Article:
The individual personalities and contexts are different, but this disparate collection of parties and candidates feed on the same discontent. Usually the voters rallying to populist insurgents are those who feel failed by conventional politics, left behind either economically or culturally. They are the ones whose incomes have been squeezed, whose jobs have been shipped abroad or who simply have seen their neighbourhoods transformed before their eyes, by a changing, diversifying population. If two decades of globalisation have had their winners and losers, it is, brutally, the losers who are rallying to the populist flag though that flag comes in stripes and colours that vary from country to country.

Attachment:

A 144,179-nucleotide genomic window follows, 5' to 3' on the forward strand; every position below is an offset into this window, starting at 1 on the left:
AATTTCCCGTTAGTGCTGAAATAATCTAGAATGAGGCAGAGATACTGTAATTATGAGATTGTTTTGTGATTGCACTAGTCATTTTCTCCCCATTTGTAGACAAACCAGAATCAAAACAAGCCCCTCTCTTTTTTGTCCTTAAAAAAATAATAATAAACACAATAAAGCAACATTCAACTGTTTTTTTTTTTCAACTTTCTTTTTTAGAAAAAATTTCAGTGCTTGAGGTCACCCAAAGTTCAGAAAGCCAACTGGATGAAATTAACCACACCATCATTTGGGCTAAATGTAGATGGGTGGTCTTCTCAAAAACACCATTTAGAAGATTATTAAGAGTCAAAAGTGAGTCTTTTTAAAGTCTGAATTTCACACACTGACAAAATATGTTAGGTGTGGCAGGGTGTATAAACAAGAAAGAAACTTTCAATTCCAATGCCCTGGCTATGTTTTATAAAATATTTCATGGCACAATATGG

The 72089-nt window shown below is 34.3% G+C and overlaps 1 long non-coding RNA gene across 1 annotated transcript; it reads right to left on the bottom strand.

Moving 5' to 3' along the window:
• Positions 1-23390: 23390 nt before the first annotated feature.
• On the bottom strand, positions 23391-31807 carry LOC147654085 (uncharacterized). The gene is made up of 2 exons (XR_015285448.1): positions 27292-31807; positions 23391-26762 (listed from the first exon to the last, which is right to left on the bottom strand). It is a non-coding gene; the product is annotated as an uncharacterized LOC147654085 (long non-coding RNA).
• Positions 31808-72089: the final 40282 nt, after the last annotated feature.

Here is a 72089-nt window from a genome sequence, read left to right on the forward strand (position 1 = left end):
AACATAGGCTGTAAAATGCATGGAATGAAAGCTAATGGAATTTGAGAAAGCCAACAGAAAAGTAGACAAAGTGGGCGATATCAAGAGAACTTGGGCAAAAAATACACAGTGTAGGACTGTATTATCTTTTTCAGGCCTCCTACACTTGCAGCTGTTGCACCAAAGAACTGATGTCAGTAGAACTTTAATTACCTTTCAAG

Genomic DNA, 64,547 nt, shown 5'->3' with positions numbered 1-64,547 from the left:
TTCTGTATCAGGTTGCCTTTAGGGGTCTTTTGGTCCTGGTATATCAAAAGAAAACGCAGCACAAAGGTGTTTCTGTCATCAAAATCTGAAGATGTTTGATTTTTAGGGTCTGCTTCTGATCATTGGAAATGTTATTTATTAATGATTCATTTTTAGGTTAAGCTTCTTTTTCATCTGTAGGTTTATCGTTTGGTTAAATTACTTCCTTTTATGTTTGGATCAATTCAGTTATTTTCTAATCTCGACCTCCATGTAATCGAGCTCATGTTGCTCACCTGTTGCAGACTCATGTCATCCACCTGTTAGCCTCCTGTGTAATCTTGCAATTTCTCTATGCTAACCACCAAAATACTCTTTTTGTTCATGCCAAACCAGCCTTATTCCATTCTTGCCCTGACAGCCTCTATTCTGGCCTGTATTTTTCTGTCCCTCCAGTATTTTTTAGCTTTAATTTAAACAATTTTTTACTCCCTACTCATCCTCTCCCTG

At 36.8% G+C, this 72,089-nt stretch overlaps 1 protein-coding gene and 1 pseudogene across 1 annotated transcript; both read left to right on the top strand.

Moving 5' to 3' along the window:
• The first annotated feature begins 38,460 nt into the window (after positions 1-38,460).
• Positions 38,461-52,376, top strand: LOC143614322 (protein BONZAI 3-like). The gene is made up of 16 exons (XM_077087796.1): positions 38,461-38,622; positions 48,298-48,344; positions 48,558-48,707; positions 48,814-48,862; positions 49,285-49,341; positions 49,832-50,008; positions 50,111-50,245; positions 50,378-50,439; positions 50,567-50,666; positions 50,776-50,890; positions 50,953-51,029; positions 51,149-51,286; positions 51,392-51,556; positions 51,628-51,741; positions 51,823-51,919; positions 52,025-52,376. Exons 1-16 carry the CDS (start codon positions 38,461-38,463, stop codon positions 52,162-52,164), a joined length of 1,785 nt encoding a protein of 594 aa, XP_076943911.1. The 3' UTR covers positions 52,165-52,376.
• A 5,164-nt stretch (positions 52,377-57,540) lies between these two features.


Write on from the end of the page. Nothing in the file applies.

Indeed, it can be deepest red. For the disaffected are also heeding populist appeals from the left, from Bernie Sanders to Podemos, from Jeremy Corbyn to Syriza, appeals which adopt the usual motifs of populism speaking for an oppressed majority against a corrupt political elite together with an assault on a reviled economic establishment.

What connects many not all of these figures is a rejection of the political system as it currently stands. The new populists dont simply say that the ruling party has failed and now the opposition should have a turn. They insist that the entire system is broken.

This is why Trump rails against Republicans as splenetically as he does Democrats. And this, its worth stressing, is the meaning of Pussygate and the rest of his serial violations of conventional political etiquette: through them Trump signals that he represents a total rupture from a system he insists has failed.